When people talk about digital customer data, the first thing that comes to mind for many marketers, is Google Analytics. It is a free tool that provides a whole lot of information. In fact, it provides so much information that it may be extremely overwhelming for most people. While many tend to look at the default dashboard on the analytics homepage and think the information given there is enough, the truth is, much of that data is pretty meaningless.
In fact, 59% of marketers rely on Total Lead Volume as a top metric and end up losing focus on the more important marketing data. 24% of marketers don't even know whether their efforts resulted in closed-won deals (when a lead turns into a potential customer and the sale is made), which is clearly a more important metric. For example, looking at closed-won data can tell you that 20% of your adwords traffic does convert, as opposed to only 10% of your Facebook ad traffic.
The most important thing for a business to put their focus on is which data is important to drive the success of their company forward. For example, in cases like an online magazine, traffic would be a key metric, while for an e-commerce site, less traffic with a higher conversion rate would be the key to focus on. (A great article to read regarding this is Beyond Traffic: How to Measure What Really Matters.)
According to research by BrightTALK, 42% of B2B marketing professionals state that a lack of quality data is their biggest barrier to lead generation. In addition, there are many different metrics to to consider, and making sense of them can be very difficult and confusing using Google Analytics. A great tool for consolidating your data, as well as cross referencing it into a clear, simple and easy to understand visual report, is Databox.
How to determine what data is the most important key to making sense of all the complex and complicated reports. It seems a bit confusing but let’s break it down into 3 easy to understand steps:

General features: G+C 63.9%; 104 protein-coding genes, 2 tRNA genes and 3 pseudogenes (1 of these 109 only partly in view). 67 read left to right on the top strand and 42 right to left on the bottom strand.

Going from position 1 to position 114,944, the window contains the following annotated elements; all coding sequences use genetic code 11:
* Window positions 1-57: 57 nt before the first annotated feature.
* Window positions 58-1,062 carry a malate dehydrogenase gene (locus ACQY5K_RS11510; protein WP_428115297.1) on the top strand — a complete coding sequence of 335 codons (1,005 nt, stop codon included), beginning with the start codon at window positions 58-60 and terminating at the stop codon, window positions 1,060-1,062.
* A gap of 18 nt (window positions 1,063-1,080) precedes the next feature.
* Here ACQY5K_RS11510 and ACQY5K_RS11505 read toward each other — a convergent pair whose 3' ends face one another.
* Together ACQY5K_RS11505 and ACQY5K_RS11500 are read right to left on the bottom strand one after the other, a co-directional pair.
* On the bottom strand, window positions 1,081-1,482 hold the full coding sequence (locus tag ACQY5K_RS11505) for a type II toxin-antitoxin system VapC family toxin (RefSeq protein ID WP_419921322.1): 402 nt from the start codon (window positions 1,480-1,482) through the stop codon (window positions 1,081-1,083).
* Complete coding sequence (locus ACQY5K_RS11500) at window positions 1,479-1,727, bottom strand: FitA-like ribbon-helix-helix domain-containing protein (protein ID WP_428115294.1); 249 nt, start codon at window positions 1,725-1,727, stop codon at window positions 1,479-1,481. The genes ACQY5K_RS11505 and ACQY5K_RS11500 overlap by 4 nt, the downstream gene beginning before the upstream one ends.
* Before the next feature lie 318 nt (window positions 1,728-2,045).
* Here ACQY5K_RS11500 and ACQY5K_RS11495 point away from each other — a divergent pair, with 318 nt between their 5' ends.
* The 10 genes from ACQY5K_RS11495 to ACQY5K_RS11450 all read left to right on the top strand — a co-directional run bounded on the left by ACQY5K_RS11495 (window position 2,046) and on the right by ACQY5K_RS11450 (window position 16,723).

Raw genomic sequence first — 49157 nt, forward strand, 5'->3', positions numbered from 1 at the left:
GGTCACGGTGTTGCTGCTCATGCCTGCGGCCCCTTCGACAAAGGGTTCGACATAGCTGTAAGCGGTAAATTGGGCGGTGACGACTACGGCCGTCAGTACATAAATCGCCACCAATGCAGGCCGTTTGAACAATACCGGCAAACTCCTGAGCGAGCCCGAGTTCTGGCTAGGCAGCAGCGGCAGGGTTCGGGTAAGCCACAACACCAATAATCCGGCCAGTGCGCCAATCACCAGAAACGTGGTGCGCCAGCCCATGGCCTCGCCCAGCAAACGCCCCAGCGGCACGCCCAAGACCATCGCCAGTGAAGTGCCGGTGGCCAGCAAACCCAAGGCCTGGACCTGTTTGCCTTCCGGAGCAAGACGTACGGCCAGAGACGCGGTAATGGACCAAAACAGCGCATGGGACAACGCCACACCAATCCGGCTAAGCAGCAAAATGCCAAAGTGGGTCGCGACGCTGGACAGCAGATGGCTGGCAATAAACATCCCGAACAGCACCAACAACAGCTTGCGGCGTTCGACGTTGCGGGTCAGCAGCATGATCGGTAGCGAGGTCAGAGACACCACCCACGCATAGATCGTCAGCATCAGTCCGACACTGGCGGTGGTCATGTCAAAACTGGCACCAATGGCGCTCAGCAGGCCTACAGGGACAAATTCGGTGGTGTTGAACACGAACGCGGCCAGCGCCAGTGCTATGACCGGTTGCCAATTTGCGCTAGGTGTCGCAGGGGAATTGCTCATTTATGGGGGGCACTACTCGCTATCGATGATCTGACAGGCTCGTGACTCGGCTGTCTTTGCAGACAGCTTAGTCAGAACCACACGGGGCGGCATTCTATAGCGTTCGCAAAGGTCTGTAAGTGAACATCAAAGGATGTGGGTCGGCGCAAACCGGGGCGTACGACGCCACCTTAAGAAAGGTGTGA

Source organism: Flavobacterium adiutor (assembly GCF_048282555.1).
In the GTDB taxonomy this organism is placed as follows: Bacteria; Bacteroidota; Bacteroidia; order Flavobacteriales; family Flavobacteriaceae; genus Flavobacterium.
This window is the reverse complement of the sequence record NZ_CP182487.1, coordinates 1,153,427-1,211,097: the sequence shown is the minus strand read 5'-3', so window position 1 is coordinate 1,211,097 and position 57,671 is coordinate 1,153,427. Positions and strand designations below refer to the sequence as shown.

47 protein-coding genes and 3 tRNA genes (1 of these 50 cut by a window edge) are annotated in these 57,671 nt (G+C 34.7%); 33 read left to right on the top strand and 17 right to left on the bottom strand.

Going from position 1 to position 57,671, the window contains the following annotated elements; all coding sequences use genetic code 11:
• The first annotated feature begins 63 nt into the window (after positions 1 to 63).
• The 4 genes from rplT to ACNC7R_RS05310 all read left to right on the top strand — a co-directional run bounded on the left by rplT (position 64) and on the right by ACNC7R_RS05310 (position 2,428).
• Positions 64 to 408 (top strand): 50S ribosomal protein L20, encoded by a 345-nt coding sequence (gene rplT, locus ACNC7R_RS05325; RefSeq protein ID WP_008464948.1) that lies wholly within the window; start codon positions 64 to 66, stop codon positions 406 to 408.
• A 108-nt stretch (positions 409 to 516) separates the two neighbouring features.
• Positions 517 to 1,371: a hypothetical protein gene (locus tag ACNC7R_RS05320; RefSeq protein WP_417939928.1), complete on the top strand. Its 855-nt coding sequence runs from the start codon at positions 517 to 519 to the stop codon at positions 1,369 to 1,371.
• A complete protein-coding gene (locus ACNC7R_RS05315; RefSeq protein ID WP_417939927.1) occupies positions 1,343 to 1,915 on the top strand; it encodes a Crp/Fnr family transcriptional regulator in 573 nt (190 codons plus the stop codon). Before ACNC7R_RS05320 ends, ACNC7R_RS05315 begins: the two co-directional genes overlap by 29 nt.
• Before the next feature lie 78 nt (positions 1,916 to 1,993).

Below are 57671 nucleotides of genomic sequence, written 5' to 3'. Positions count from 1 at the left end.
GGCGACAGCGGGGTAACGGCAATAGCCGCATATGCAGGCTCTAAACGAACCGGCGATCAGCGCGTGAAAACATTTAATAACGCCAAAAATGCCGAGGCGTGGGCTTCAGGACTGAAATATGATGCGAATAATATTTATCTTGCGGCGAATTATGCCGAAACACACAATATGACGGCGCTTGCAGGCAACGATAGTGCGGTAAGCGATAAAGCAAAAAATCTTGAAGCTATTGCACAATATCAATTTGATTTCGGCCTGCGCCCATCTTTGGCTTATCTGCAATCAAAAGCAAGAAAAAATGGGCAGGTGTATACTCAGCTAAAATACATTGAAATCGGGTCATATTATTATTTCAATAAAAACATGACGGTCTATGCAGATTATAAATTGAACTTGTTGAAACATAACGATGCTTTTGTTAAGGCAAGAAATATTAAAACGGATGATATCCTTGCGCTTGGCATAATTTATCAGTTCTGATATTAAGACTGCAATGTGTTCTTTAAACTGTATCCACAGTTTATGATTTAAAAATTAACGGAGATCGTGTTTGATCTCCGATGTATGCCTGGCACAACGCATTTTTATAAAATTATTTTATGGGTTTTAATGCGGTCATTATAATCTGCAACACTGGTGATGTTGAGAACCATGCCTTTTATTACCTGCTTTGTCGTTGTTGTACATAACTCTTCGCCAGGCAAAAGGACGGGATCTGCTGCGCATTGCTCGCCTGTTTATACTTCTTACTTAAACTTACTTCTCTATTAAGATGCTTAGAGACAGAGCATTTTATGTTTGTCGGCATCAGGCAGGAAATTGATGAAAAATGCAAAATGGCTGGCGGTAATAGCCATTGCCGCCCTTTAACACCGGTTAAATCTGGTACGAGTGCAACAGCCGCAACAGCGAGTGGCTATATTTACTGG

The first step is establishing what the most important digital marketing metrics actually are for your business. Once you know what the important metrics are, you can start to explore what effects those metrics have, and then you can come up with ways to improve them.
As stated above, not having quality data is the largest hurdle to lead generation. However, in many cases, it’s not the lack of data that is the problem, rather professionals are actually looking at the wrong data in order to reach meaningful conclusions.
There are 3 types of metrics that are important for your business, and you need to decide which of these specifically affect those metrics for your business.
Marketing - This is how to measure everything that brings the audience (client or prospect) to the point where they decide they want to enter the sales funnel. Depending on your type of business, it could mean they now talk to a salesperson (where there is a longer sales funnel) or in other types of businesses, it could mean clicking on “Buy Now” (where the sales “funnel” is one 10 second step).
Conversion - This is where you can see how good your site is at taking prospects and turning them into buyers. This includes conversion rates and cost per conversion. This step can also be viewed as “time on site” for non e-commerce sites, where engagement is what drives revenue. For example: a news site can raise the price of ad space if they show more engagement or “time on site”.